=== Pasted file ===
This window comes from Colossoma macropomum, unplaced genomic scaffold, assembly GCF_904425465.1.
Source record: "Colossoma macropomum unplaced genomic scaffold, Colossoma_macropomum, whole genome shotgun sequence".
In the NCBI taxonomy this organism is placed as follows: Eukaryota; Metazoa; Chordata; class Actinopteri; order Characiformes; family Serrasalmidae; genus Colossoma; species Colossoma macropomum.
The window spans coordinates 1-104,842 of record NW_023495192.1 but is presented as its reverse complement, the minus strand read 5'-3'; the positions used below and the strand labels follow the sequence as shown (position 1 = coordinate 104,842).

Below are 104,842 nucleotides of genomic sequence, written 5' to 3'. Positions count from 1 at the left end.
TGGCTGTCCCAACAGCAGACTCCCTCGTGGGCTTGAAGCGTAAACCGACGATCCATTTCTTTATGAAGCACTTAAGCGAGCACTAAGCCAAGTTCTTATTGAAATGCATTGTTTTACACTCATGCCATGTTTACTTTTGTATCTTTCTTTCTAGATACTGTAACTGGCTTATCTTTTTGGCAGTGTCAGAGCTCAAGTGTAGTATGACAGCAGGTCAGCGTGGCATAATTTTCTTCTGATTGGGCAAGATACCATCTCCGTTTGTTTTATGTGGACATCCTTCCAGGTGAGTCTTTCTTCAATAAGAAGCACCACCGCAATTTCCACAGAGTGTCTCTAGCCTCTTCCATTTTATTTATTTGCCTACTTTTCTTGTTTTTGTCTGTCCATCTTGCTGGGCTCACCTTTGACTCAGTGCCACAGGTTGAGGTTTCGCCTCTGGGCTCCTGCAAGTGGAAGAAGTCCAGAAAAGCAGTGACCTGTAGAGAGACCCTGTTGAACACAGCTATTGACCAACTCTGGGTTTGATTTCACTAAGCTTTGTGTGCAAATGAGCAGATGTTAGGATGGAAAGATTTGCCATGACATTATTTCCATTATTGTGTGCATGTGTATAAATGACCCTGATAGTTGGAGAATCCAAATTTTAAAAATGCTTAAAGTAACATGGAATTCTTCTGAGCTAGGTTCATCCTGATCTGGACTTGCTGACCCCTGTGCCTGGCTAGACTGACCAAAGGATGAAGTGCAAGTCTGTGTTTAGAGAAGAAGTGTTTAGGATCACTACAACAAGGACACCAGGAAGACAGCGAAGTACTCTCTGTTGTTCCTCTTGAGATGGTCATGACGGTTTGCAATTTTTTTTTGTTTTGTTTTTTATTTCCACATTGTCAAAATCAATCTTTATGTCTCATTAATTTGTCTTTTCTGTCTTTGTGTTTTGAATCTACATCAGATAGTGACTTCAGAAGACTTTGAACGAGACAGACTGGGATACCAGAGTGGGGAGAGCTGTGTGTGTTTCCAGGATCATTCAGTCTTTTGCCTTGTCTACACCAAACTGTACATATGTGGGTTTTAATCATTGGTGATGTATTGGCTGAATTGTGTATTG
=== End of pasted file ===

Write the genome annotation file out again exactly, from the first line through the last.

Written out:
This window comes from Colossoma macropomum, unplaced genomic scaffold, assembly GCF_904425465.1.
Source record: "Colossoma macropomum unplaced genomic scaffold, Colossoma_macropomum, whole genome shotgun sequence".
In the NCBI taxonomy this organism is placed as follows: Eukaryota; Metazoa; Chordata; class Actinopteri; order Characiformes; family Serrasalmidae; genus Colossoma; species Colossoma macropomum.
The window spans coordinates 1-104,842 of record NW_023495192.1 but is presented as its reverse complement, the minus strand read 5'-3'; the positions used below and the strand labels follow the sequence as shown (position 1 = coordinate 104,842).

Below are 104,842 nucleotides of genomic sequence, written 5' to 3'. Positions count from 1 at the left end.
TGGCTGTCCCAACAGCAGACTCCCTCGTGGGCTTGAAGCGTAAACCGACGATCCATTTCTTTATGAAGCACTTAAGCGAGCACTAAGCCAAGTTCTTATTGAAATGCATTGTTTTACACTCATGCCATGTTTACTTTTGTATCTTTCTTTCTAGATACTGTAACTGGCTTATCTTTTTGGCAGTGTCAGAGCTCAAGTGTAGTATGACAGCAGGTCAGCGTGGCATAATTTTCTTCTGATTGGGCAAGATACCATCTCCGTTTGTTTTATGTGGACATCCTTCCAGGTGAGTCTTTCTTCAATAAGAAGCACCACCGCAATTTCCACAGAGTGTCTCTAGCCTCTTCCATTTTATTTATTTGCCTACTTTTCTTGTTTTTGTCTGTCCATCTTGCTGGGCTCACCTTTGACTCAGTGCCACAGGTTGAGGTTTCGCCTCTGGGCTCCTGCAAGTGGAAGAAGTCCAGAAAAGCAGTGACCTGTAGAGAGACCCTGTTGAACACAGCTATTGACCAACTCTGGGTTTGATTTCACTAAGCTTTGTGTGCAAATGAGCAGATGTTAGGATGGAAAGATTTGCCATGACATTATTTCCATTATTGTGTGCATGTGTATAAATGACCCTGATAGTTGGAGAATCCAAATTTTAAAAATGCTTAAAGTAACATGGAATTCTTCTGAGCTAGGTTCATCCTGATCTGGACTTGCTGACCCCTGTGCCTGGCTAGACTGACCAAAGGATGAAGTGCAAGTCTGTGTTTAGAGAAGAAGTGTTTAGGATCACTACAACAAGGACACCAGGAAGACAGCGAAGTACTCTCTGTTGTTCCTCTTGAGATGGTCATGACGGTTTGCAATTTTTTTTTGTTTTGTTTTTTATTTCCACATTGTCAAAATCAATCTTTATGTCTCATTAATTTGTCTTTTCTGTCTTTGTGTTTTGAATCTACATCAGATAGTGACTTCAGAAGACTTTGAACGAGACAGACTGGGATACCAGAGTGGGGAGAGCTGTGTGTGTTTCCAGGATCATTCAGTCTTTTGCCTTGTCTACACCAAACTGTACATATGTGGGTTTTAATCATTGGTGATGTATTGGCTGAATTGTGTATTG